Scots-Irish Farmers: Feds Are Worse Than The King’s Men; Judge Tells Feds They Have No Authority To Regulate A Lake But They Issue Illegal Orders Anyway—So MSLF Fights Back!
Sep 15, 2014 | by William Perry Pendley
In 1808, a Scots-Irish family named McIlroy learned of the Louisiana
Purchase and farmland that was plentiful there, left their home in Tennessee,
and headed west. Across the Mississippi River, two hundred miles west of
Memphis, south of the Ozark Plateau’s Boston Mountains, and north of the
Arkansas River, the family homesteaded three parcels at Fly Gap, Beech
Grove, and Cass. Arkansas Territory was established in 1819; Arkansas won
statehood in 1836; and the million-acre Ozark National Forest—surrounding
the McIlroy farm, was decreed in 1908—100 years after the family arrived.
In 1933, a Civilian Conservation Corps (CCC) camp was placed in the
Ozark National Forest. After World War II, the CCC was discontinued, but in
1964 President Johnson created the Job Corps, modeled after the CCC, and
put a Job Corps camp in the Ozark National Forest near Cass.
Beginning in the late 1960s, W.C. McIlroy complained that Job Corps
students were trespassing on and littering his property, damaging his fences,
and destroying his hay; his objections went unanswered. In 1971, he died
and his son, W.L. McIlroy, took over the farm only to discover that the Forest
Service had drilled a well on his property. He protested, but Forest Service
officials said the well, used as a water source for Job Corps facilities, was on
federal land; it was not! Over the years, Job Corps directors, Forest Service
rangers, and Forest Service officials repeated that lie.
In 1973, unbeknownst to W.L. McIlroy, the Job Corps used its heavy
equipment to tear down a 100-year old levee built just upstream of the farm
at the confluence of Mulberry River and Fane’s Creek to protect the farm and
the Job Corps facility site. The result: flooding and erosion downstream, the
alteration of the bed of Mulberry River due to silting and deposits of eroded
rock, and the destruction of 10 acres of the farm. Subsequent actions by the
Forest Service, which included removing fill, laying culverts, and the pouring
of concrete, only exacerbated the problem, further flooding McIlroy’s farm.
In 1998, Matthew McIlroy, W.L.’s son, who had taken over the farm,
discovered part of his fence had been flattened, a sewage effluent line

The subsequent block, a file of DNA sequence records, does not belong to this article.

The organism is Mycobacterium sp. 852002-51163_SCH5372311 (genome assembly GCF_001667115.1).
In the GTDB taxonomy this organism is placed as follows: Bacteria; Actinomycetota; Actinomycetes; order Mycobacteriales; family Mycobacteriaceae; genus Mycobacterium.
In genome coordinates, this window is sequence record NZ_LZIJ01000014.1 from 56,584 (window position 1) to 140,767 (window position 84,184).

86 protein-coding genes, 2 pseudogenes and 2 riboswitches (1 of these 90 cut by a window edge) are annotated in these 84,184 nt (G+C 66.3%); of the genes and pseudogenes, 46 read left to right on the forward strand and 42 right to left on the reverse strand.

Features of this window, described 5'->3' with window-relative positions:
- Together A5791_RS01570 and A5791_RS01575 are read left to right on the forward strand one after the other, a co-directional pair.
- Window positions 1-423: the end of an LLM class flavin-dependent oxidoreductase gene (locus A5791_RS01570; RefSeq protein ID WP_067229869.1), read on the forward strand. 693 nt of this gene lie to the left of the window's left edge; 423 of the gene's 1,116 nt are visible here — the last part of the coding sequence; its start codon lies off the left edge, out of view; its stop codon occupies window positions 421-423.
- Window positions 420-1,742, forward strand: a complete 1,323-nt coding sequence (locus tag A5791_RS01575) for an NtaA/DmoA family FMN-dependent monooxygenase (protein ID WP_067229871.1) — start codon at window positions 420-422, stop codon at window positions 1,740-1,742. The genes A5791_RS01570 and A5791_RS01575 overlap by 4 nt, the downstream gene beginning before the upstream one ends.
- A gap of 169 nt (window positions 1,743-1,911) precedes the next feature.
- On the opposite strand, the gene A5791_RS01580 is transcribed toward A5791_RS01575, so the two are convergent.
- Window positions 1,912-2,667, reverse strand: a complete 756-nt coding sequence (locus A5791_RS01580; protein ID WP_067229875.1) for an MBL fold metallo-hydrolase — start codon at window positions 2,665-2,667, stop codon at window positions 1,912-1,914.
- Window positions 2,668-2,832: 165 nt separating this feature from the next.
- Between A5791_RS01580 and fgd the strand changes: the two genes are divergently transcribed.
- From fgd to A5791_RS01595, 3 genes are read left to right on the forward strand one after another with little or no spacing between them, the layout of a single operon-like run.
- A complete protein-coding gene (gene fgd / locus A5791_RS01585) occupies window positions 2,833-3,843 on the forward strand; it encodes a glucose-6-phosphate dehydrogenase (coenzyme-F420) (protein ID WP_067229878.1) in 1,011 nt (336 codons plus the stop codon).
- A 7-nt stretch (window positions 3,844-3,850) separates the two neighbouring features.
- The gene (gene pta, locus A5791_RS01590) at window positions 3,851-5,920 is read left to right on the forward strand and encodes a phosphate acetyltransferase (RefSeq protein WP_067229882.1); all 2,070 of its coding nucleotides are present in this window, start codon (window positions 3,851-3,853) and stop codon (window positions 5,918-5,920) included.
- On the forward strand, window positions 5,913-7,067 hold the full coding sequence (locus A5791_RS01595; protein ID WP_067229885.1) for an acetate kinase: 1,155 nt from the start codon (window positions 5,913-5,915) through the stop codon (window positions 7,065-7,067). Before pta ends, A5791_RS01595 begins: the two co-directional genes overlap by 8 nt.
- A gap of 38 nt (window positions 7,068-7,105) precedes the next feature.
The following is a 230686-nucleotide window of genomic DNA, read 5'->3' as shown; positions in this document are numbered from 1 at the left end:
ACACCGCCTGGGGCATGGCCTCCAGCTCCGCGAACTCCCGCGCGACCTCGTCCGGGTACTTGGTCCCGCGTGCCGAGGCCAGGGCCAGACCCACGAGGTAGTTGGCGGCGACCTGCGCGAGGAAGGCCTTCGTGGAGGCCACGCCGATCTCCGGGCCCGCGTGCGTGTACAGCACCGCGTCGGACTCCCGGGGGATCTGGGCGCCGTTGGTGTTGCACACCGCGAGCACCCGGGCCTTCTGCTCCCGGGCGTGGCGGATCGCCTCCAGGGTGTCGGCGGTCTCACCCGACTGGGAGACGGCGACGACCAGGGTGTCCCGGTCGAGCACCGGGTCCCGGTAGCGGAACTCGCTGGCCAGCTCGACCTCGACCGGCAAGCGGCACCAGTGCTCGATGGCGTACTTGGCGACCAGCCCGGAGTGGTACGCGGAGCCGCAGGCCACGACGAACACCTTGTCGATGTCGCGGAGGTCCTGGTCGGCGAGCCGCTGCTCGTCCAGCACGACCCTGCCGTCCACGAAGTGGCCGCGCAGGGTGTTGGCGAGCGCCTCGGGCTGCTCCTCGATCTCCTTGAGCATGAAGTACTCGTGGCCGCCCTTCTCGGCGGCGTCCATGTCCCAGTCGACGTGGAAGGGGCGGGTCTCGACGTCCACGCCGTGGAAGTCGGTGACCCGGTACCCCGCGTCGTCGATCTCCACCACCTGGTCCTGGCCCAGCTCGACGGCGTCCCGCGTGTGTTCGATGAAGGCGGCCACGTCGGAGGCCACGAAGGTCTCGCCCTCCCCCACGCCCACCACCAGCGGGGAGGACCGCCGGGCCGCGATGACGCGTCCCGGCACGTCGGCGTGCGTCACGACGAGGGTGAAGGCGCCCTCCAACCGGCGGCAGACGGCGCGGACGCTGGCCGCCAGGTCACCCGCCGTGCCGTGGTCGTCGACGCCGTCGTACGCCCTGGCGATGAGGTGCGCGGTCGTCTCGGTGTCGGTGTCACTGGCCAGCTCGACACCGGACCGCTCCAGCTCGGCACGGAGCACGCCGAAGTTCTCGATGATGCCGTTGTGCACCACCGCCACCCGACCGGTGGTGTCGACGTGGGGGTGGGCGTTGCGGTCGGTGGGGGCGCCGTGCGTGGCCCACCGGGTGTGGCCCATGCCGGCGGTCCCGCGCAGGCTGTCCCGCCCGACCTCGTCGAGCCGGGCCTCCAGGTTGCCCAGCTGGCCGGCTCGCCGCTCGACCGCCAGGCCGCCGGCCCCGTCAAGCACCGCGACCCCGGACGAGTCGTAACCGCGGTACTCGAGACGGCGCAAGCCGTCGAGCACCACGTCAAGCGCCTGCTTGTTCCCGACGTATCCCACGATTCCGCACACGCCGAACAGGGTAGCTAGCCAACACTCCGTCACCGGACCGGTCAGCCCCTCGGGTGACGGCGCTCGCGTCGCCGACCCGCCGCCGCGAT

installed over it and across 50-60 yards of the farm, and Job Corps sewage
effluent discharged from his property into Mulberry River. Subsequently, he
discovered the Forest Service installed a “temporary” water line that ran a
quarter mile across his land and blocked entry to his farm; continued to use
the water well—even though a federal survey proved the well was on the
farm; trespassed with heavy equipment onto the farm to blade dirt and drag
drainage ditches; built a service road across the farm to access the well and
the sewage effluent line and poured concrete on the road when it eroded;
used parts of the farm for heavy equipment training, digging down to creek
rock, causing serious erosion, destroying fences, and resulting in the loss
of escaping livestock; and, dumped concrete and construction waste on its
property near the farm, effluent from which washed onto the farm.
In January 2013, the Forest Service “document[ed] the encroachment
on [McIlroys’] property,” but refuses to pay damages or to get off their land.
With MSLF as their attorney, the family just sued in Arkansas federal court.
Meanwhile, 800 miles north, near Watersmeet in Michigan’s Upper
Peninsula, David and Pamela Herr are also in federal court suing the federal
government for barring them from exercising their rights as landowners. In
2010, they bought a waterfront cabin on Crooked Lake. They have other
neighbors in privately owned cabins on lots along the water’s edge, but the
largest landowning, waterfront-sharing neighbor is the Forest Service and its
Sylvania Wilderness. In fact, the wilderness area, created by the Michigan
Wilderness Act of 1987, surrounds 95 percent of Crooked Lake.
Under Michigan law, the Herrs hold riparian water rights, that is, they
own the right to use the entire surface of the lake for recreational purposes
so long as they do not interfere with their neighbors’ reasonable uses. The
Forest Service may be the biggest landowner, but it holds no greater rights
than any other neighbor. In fact, Congress explicitly protected “valid existing
rights.” The Forest Service, however, says it is not only a neighbor; it is also
the government that makes the rules as to what is reasonable.
That might be an arguable point, except for one thing. The Michigan
federal district court where the Herrs filed their lawsuit ruled in 1997 that
the right to use the surface of the lake was protected by Congress; in fact,
held the district court, the Forest Service has no authority to say otherwise.
The district court’s ruling shuts down the Forest Service. As the Supreme
Court ruled, “[A]n agency literally has no power to act … unless and until
Congress confers power upon it.... To permit an agency to expand its power
in the face of a congressional limitation on its jurisdiction would be to grant
to the agency power to override Congress.”
Incredibly, in June 2013, the Forest Service wrote that the district
court’s ruling applied only to the parties in the lawsuit and did NOT bind
the agency when it restricts the rights of other landowners. That assertion
is patently ridiculous. The district court did not just rule as to the riparian
rights of the landowners; it also ruled the Forest Service has zero authority
to restrict those rights. With MSLF as their attorney, the Herrs sued.
The McIlroys and Herrs should not have to sue to force federal officials
to obey the law, but they do. Thanks to your support, they are able to do so!